Thursday, January 12, 2006

But there's just something wrong
when you just feel like
you're the hardest little button to button

When I was ten years old, I was playing in a quarry with my friend Troy.

The quarry was abandoned and overgrown. There were piles of dirt and rock that were mountains to a fourth grader. The quarry was enclosed on three sides by small cliffs. It was a sublime place for a ten-year-old to play.

I was walking along the top of the cliffs with Troy, and we were talking. Most likely, we were talking about Star Wars, Football Cards or Dirt Bikes, as these were the three most important things in our lives at that time.

As we were talking about Chewbacca, or Walter Payton, we stopped in our tracks.

There, in front of us, was the largest spider either one of us had ever seen.

Its body was roughly the size of a quarter. Its legs stretched out an inch or so beyond that. It was black, and there was an intricate, bright yellow design on its back.

The spider was lurking calmly in the exact center of a large web.

Even though we could have easily dispatched it with a stick, we were intimidated. The spider seemed vaguely menacing and sinister to us.

We stood, awestruck, and just stared at it for a while.

Suddenly, a large grasshopper jumped right into the web, startling us from our reverie.

We couldn't believe what we were seeing.

Our eyes went wide as the grasshopper struggled and became tangled in the web.

The spider clambered across the silky strands to the grasshopper. The agility and alacrity of the spider's movements were startling in contrast to the flailing grasshopper.

In a matter of seconds, the spider had bitten the grasshopper and trussed its entire body in a cocoon of sticky strands. Then the spider returned just as quickly to the center of its web, perhaps to watch us.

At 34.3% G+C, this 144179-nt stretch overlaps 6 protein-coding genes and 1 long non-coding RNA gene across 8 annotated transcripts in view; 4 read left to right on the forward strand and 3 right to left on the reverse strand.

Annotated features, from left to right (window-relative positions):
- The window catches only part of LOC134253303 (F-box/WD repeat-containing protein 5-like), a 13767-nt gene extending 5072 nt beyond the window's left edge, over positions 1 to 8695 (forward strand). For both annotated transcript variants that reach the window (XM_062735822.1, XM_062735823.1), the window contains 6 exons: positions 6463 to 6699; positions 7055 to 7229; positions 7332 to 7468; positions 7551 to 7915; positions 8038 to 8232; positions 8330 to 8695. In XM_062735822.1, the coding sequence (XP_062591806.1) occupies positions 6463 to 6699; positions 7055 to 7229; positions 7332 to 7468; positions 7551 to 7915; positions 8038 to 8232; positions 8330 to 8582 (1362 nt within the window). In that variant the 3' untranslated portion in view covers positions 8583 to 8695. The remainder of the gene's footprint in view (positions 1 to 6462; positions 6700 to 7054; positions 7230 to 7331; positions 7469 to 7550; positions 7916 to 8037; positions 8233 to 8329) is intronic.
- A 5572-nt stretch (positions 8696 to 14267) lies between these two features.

The whole episode took less than 15 seconds.

We tore out of there and didn't stop until we were safely at my house. We were freaked out (man).

We avoided that section of the quarry for the rest of the summer.

I have never forgotten that day, and I doubt I ever will...

I wonder if Troy remembers it.

It is strange the way memory works. I remember every detail of that incident as if it happened moments ago, yet other, ostensibly more significant things shimmer and fade.

High desert skies are what I spy
So fly - you've got to wonder why
The stingrays must be fat this year
Moving slow in my lowest gear

I found this in the latest National Geographic:

A captive orca at Marineland park in Niagra Falls, Ontario, has learned a new trick.

He has learned to lure gulls to his pool so he can eat them. He regurgitates fish onto the water's surface, then lies in wait to gulp down the fish-hungry gulls.

The other killer whales at the park have also picked up the trick. The younger brother of the trick's originator was the first to imitate the gull-baiting behavior, and now all five whales at the park try their luck with the unsuspecting birds.


That is so cool, I don't even know where to begin.